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Omdahl: Civics Test a ‘Feel Good’ Measure

By Staff | Mar 8, 2016

“I don’t get caught up in these feel good bills,” explained Sen. David Hogue of Minot as he and three others withstood the rush of the North Dakota Senate to pass legislation requiring students to pass a minimal civics test before graduation. A dozen other states have adopted similar legislation.

The senator was right in labeling the legislation as “feel-good” because a collection of facts will not do much to improve the understanding of the electorate.

Joining Senator Hogue in dissent was Sen. Connie Triplett of Grand Forks, who proposed including language that would require students to be exposed to “the governmental and historical concepts embodied in the civics test.”

The senator was saying that facts do not necessarily result understanding and what is needed in today’s electorate is understanding.

In recent months, we have seen electoral ignorance of the governmental processes demonstrated by gun radicals and presidential candidates.

When Barack Obama was elected, the owners of gun arsenals thought he would take away their weapons and rushed to gun dealers to buy more and more weapons and more and more ammunition.

If they had any understanding of the legislative processes, they would know that presidents by themselves are unable to confiscate or diminish gun ownership. It would take Congress and a massive consensus in the public to pass restrictive legislation.

Here we have a president who has favored more gun regulation for eight years and has made no progress in that direction. In fact, American citizens are more heavily armed today than any time in history. That ought to tell us something about the power of the president.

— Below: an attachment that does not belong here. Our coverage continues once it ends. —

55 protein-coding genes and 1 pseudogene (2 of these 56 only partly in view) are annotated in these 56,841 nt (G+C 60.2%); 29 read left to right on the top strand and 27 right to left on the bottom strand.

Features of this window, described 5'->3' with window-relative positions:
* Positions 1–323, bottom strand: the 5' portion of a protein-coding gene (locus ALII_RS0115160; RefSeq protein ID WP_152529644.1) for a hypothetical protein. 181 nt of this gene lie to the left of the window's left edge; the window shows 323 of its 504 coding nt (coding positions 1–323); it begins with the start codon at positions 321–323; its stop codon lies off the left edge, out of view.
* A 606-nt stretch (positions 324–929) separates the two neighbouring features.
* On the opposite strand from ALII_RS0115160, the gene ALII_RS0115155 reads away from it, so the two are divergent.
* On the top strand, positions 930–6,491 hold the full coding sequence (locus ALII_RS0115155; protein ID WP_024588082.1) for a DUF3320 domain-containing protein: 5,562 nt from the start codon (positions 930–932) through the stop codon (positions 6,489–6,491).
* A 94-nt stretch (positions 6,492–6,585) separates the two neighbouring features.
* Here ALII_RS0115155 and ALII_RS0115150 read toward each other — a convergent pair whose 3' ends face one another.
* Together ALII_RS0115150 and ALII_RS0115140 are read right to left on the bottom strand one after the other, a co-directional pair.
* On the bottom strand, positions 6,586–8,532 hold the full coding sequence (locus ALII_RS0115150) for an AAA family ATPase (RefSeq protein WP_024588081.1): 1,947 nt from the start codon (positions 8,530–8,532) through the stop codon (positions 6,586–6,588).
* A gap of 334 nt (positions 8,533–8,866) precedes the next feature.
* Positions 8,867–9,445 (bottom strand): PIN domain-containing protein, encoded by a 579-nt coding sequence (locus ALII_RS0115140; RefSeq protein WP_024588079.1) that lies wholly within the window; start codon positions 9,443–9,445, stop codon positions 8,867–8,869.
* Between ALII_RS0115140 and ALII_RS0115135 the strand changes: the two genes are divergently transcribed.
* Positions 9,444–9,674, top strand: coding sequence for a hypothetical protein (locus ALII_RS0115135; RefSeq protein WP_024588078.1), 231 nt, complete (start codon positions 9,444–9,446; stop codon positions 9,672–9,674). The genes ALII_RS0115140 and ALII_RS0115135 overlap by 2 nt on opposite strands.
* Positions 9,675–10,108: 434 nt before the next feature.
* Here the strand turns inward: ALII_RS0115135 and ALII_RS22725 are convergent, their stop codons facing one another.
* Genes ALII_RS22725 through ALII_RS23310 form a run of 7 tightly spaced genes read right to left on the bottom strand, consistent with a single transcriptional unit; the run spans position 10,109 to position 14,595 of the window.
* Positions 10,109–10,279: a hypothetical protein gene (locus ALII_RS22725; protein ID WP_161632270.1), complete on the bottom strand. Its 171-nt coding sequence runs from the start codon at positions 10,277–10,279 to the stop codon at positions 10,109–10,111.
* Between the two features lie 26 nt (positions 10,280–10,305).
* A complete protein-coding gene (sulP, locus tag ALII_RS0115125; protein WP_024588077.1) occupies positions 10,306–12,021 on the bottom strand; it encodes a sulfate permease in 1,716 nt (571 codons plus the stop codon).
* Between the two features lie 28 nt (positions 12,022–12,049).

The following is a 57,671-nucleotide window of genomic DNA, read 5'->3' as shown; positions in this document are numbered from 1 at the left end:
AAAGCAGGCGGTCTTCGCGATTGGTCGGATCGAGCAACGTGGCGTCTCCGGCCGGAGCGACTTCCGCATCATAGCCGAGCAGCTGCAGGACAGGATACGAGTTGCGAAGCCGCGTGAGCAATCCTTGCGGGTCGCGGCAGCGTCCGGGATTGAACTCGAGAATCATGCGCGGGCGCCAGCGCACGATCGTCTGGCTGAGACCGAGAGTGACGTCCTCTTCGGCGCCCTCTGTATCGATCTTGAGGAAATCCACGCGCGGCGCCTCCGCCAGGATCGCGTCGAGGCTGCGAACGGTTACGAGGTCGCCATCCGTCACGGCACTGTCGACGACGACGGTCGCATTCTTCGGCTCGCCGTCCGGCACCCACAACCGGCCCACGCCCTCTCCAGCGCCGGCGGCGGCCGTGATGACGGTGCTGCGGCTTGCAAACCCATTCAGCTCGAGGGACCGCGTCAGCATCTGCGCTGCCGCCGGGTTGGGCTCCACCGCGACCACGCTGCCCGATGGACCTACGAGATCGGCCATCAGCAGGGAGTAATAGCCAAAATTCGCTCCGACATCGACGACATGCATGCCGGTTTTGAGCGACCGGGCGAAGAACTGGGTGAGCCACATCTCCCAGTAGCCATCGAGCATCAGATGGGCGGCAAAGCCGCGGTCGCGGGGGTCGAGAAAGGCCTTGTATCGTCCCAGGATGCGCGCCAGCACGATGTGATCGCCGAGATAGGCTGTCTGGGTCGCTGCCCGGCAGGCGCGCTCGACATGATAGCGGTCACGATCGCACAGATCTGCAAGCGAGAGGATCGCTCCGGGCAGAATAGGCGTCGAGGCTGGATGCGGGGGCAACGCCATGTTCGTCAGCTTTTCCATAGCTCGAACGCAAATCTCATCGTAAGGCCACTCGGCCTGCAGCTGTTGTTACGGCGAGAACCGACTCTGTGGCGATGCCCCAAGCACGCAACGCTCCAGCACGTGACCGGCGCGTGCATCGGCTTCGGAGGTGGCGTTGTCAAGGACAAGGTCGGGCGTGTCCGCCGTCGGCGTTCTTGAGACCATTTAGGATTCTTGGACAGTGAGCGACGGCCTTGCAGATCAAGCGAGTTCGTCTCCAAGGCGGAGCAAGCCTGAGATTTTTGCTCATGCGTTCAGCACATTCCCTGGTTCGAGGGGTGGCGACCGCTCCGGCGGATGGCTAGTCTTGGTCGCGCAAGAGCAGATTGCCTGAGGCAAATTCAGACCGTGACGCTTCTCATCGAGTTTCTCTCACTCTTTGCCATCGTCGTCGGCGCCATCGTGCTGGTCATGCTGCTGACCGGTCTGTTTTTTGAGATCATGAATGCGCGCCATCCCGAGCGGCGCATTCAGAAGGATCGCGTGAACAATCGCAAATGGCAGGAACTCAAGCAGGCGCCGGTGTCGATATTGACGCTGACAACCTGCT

The presidential campaigns are giving us another clear manifestation of voter ignorance as supporters flock to Donald Trump and Bernie Sanders.

Trump is winning supporters by telling them that he is going to build a wall on the Mexican border, throw out all of the illegal immigrants, abolish the Environmental Protection Agency, bring jobs back from China, make Social Security optional, increased taxes on the wealthy, bomb oil fields in Iraq, and zero out corporate income taxes.

If Donald Trump gets elected, he will do none of these things. Everything he talks about doing would be vetoed by one or both houses of Congress and/or fail to pass muster in the Supreme Court. Edicts don’t work in the United States.

To take jobs back from China, he would have to fight all of the businesses that profit from sending jobs to China and all of the customers who want cheaper merchandise.

To build his wall along the border, he would need a majority in both houses of Congress to appropriate the money. And after fighting the Republican establishment for the presidency, he will find that the Republican Congress will be in no mood to build his wall or do anything else he proposes.

All of these limitations apply to Bernie Sanders as well. Bernie is promising all sorts of bold changes, e.g. single payer insurance, free colleges, taxing the wealthy, raising the estate tax, regulating guns, getting rid of ISIS, reforming immigration, etc. etc.

If elected, Bernie’s proposals will arrive in the Republican Congress dead in the water. They are unachievable in the present political climate.

Trump and Sanders supporters have one thing in common: Neither group has a clear understanding about getting change in the American status quo political system. Nothing is simple or easy. To believe otherwise is ignorance.

Doing well on a “feel good” civic test may be a step in the right direction but it will need to be supplemented by the ability to think critically. That wasn’t in the bill.

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